Shane Allyne

Home owner and renovator Shane Allyne - and his roommate, Thor - stand in the "great room" of their million-dollar mansion at 1 Lexington-Ontario Road.

LEXINGTON - Richland County's "million-dollar makeover" home is in the final stretch of improvements.

The interior of the mansion located at 1 Lexington-Ontario Road is 95 percent complete, according to owner and investor Shane Allyne. All that remains for the interior makeover is the master bedroom and lower bedroom.

Allyne admitted the project as a whole is coming in over the original $1.1 million budget set. But for good reason.

"The deciding factor was once I knew without a doubt I was going to stay here," he said. "I was going to just spruce it up and if somebody ever wanted to purchase the home or property they could take it to the next level, but now that I know I'm going to keep it, it's going to be on that caliber.

"And I really began to enjoy the house, if I'm being honest with myself," he added. "It just feels very homey and very warm."

Allyne has been working since February 2017 to transform the Lexington-Ontario Road mansion from "uninhabitable" to a move-in ready home. The house is 12,300 square feet with 7.3 acres of property, including seven bedrooms, six and a half baths, a mother-in-law suite, and a pool -- the largest indoor pool in Richland County.

The biggest extra cost came from a complete remodel of the kitchen. Allyne estimated an unexpected extra $130,000 went into the kitchen remodel, including a $20,000 stove and a two-inch custom, solid oak dining table.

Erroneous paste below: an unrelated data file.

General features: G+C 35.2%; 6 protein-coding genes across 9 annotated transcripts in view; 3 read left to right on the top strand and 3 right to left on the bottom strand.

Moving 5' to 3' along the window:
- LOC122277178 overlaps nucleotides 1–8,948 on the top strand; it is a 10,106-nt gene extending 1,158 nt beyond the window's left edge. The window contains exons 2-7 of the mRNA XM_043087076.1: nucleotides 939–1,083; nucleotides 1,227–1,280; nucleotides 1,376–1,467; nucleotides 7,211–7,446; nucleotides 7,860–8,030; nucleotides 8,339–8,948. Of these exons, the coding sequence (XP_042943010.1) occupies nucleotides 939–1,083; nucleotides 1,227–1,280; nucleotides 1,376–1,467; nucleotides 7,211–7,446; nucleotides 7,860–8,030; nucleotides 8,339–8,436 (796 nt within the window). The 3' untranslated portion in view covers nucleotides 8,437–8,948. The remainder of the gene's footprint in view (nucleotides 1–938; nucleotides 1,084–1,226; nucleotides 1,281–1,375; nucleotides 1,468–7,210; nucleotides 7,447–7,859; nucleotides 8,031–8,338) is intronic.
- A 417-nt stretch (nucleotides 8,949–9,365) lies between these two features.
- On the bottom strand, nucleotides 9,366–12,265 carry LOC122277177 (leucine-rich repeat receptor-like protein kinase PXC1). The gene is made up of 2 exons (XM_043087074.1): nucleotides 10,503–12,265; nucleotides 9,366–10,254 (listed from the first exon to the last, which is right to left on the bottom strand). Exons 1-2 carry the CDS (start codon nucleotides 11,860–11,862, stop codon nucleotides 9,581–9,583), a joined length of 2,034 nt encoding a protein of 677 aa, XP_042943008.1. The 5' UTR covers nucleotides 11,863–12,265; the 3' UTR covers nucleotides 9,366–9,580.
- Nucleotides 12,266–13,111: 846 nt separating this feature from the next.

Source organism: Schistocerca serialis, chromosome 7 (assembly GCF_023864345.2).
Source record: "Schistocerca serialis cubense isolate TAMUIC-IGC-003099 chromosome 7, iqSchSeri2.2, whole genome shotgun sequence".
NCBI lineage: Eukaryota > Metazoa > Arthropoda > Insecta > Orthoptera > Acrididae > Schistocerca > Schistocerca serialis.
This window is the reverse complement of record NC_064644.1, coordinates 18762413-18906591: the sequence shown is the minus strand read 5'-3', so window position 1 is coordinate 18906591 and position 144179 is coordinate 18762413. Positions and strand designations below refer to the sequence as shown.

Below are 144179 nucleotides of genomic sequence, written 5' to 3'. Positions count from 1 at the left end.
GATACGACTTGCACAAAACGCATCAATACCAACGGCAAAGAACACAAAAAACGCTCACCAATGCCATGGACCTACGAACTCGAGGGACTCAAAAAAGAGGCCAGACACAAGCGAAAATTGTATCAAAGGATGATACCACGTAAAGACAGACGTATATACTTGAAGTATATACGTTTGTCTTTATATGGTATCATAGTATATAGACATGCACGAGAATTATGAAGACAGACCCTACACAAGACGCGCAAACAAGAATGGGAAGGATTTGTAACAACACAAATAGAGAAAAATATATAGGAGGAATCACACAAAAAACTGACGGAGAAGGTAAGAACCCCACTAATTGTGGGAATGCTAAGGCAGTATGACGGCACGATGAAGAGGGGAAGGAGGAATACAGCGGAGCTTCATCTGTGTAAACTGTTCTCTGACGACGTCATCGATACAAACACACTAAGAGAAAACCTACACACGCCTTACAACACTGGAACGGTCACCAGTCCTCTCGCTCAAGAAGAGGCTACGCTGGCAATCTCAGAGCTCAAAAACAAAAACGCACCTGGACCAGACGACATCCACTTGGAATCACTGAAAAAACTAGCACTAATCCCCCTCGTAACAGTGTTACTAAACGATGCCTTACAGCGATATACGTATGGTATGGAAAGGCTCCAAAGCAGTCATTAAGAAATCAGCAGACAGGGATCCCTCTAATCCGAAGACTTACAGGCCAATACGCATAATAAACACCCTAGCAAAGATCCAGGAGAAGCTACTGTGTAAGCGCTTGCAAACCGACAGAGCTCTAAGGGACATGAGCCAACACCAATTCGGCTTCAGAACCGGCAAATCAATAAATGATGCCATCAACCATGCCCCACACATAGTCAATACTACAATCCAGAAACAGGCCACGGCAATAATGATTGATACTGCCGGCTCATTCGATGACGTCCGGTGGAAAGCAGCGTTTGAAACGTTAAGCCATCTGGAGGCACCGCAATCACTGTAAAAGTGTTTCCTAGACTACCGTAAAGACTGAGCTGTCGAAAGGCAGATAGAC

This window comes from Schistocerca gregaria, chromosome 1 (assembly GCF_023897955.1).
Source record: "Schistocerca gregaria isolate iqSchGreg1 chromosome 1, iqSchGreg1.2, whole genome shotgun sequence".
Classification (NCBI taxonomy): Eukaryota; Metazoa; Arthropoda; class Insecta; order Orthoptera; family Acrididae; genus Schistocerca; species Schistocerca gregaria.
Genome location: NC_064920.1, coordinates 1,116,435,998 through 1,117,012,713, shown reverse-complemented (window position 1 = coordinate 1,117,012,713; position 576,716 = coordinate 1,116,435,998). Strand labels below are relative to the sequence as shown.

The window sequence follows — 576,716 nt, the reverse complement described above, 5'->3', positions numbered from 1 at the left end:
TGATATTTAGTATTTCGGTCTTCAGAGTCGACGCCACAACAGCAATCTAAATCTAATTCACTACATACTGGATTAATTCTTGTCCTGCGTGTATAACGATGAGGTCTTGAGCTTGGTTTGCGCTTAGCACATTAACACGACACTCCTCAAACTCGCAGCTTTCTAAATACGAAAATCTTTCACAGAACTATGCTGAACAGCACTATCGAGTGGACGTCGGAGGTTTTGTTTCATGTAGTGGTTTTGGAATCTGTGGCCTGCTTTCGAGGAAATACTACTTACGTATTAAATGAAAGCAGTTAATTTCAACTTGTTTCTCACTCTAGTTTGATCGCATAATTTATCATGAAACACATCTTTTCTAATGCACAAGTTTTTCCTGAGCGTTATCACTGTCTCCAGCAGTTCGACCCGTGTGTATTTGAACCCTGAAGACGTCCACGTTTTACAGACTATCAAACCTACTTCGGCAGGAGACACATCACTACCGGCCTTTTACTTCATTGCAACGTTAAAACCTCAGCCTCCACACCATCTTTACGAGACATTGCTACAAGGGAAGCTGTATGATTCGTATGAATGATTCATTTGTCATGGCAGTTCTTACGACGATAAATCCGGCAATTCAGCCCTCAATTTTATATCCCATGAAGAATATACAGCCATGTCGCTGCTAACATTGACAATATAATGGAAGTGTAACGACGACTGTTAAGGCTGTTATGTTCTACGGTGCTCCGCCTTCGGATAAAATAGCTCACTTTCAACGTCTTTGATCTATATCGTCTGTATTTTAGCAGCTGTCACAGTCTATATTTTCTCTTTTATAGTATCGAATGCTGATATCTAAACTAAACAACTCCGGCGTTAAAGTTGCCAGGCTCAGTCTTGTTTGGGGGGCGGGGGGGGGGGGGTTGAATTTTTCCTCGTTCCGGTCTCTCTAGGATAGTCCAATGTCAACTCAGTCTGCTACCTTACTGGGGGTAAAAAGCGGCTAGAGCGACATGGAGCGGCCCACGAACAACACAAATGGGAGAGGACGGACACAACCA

"Everyone knows the kitchen is the most expensive room in the house to remodel," Allyne said. "When you don't plan on remodeling the kitchen and then you remodel a kitchen in the home of this caliber, you have to expect to take on an extra expense."

The kitchen remodel came when Allyne made the decision to make the Lexington mansion a model home for Heartland Construction, his commercial construction company. The home, and the kitchen, includes a lot of impressive features with a touch of Allyne's taste.

"I did not put that stove in for me, I could probably make do with an $800 Walmart stove," he said. "But I couldn't put something in the home that didn't fit, it just pulled the property values down and it needed to flow together."

Interior designer Julie McCready was involved during the initial remodeling process. McCready helped establish the overall "feel" of the home, opting for a rustic, earthy theme.

"But once I knew I was going to stay here and that it was going to be a model home, I wanted it to have my touch on it," Allyne said. "Because if somebody wants to hire my company, this is a great opportunity to display those standards."

Allyne also enlisted the help of Cincinnati architect Jim Bauman with Architrend, particularly on the kitchen project.

Constructed in 1964, the house was originally owned by the Brumenshenkel family, followed by the Stearns family of Mansfield's Stearns & Lehman specialty food product company.

The home sat vacant and fell into disrepair over five or six years, its only inhabitants were a family of raccoons. While the masonry structure of the home was sound, the massive renovation was intimidating for many buyers - even Allyne, at first.

"I drove by this house so many times, I thought about it, I looked at the price, and I wouldn't even entertain it," Allyne said in 2017. "But for some reason I decided to come look at it one day, and it just felt right."

In addition to the interior improvements, progress has been made on upgrading the home's exterior. Allyne added a driveway and revamped the bridge leading onto the property, as well as cleared 60 ash trees that were mostly dead.

The home's original target completion date was summer of 2018. Allyne estimates the interior of the home to meet that deadline, with the entire property being finished in 2019.

Overall, the project has been a labor of love, and a welcome reprieve from the grind of commercial construction.

"I want to be part of the area in a positive way," Allyne said. "I think there's a lot of good things here and there could be a lot more, and I would like to see the growth that's happening all over Ohio."

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